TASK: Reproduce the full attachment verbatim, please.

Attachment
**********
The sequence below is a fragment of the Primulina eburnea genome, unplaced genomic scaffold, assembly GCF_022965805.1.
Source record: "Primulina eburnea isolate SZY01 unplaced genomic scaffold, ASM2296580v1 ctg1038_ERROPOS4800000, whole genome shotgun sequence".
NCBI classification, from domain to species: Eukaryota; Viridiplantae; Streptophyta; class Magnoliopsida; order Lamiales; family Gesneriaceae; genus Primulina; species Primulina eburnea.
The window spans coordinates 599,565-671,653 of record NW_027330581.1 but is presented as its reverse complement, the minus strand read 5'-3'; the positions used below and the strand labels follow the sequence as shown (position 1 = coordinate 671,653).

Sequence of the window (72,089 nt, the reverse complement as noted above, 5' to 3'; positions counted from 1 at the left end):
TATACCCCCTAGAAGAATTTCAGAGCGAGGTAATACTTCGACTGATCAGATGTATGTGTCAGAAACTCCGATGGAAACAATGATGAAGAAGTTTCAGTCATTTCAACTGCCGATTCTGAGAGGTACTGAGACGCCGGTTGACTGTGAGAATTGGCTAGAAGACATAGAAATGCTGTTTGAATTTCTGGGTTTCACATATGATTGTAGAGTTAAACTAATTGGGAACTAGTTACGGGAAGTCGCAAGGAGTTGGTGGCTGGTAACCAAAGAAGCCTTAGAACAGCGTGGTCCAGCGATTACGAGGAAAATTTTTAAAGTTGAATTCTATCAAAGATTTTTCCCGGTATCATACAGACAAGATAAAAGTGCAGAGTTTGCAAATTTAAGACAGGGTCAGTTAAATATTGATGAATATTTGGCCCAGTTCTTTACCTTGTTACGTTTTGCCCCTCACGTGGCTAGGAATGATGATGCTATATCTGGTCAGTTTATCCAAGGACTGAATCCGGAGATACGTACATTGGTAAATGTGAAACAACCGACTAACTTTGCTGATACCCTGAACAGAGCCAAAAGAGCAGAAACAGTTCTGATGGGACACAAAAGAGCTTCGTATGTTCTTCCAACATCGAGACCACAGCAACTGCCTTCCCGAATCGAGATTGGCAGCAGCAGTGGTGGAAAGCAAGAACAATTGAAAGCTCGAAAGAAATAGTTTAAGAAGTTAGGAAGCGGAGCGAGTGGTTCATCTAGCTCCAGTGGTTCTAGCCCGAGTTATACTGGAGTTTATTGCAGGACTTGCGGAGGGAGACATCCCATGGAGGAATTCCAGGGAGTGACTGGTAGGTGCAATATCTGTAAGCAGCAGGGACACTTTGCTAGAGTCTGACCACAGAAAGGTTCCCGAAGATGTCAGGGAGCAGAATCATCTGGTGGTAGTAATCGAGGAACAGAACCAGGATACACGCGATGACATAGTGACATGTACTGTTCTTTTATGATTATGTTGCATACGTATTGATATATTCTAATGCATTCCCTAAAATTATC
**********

The sequence below is a fragment of the Primulina eburnea genome, unplaced genomic scaffold, assembly GCF_022965805.1.
Source record: "Primulina eburnea isolate SZY01 unplaced genomic scaffold, ASM2296580v1 ctg1038_ERROPOS4800000, whole genome shotgun sequence".
NCBI classification, from domain to species: Eukaryota; Viridiplantae; Streptophyta; class Magnoliopsida; order Lamiales; family Gesneriaceae; genus Primulina; species Primulina eburnea.
The window spans coordinates 599,565-671,653 of record NW_027330581.1 but is presented as its reverse complement, the minus strand read 5'-3'; the positions used below and the strand labels follow the sequence as shown (position 1 = coordinate 671,653).

Sequence of the window (72,089 nt, the reverse complement as noted above, 5' to 3'; positions counted from 1 at the left end):
TATACCCCCTAGAAGAATTTCAGAGCGAGGTAATACTTCGACTGATCAGATGTATGTGTCAGAAACTCCGATGGAAACAATGATGAAGAAGTTTCAGTCATTTCAACTGCCGATTCTGAGAGGTACTGAGACGCCGGTTGACTGTGAGAATTGGCTAGAAGACATAGAAATGCTGTTTGAATTTCTGGGTTTCACATATGATTGTAGAGTTAAACTAATTGGGAACTAGTTACGGGAAGTCGCAAGGAGTTGGTGGCTGGTAACCAAAGAAGCCTTAGAACAGCGTGGTCCAGCGATTACGAGGAAAATTTTTAAAGTTGAATTCTATCAAAGATTTTTCCCGGTATCATACAGACAAGATAAAAGTGCAGAGTTTGCAAATTTAAGACAGGGTCAGTTAAATATTGATGAATATTTGGCCCAGTTCTTTACCTTGTTACGTTTTGCCCCTCACGTGGCTAGGAATGATGATGCTATATCTGGTCAGTTTATCCAAGGACTGAATCCGGAGATACGTACATTGGTAAATGTGAAACAACCGACTAACTTTGCTGATACCCTGAACAGAGCCAAAAGAGCAGAAACAGTTCTGATGGGACACAAAAGAGCTTCGTATGTTCTTCCAACATCGAGACCACAGCAACTGCCTTCCCGAATCGAGATTGGCAGCAGCAGTGGTGGAAAGCAAGAACAATTGAAAGCTCGAAAGAAATAGTTTAAGAAGTTAGGAAGCGGAGCGAGTGGTTCATCTAGCTCCAGTGGTTCTAGCCCGAGTTATACTGGAGTTTATTGCAGGACTTGCGGAGGGAGACATCCCATGGAGGAATTCCAGGGAGTGACTGGTAGGTGCAATATCTGTAAGCAGCAGGGACACTTTGCTAGAGTCTGACCACAGAAAGGTTCCCGAAGATGTCAGGGAGCAGAATCATCTGGTGGTAGTAATCGAGGAACAGAACCAGGATACACGCGATGACATAGTGACATGTACTGTTCTTTTATGATTATGTTGCATACGTATTGATATATTCTAATGCATTCCCTAAAATTATC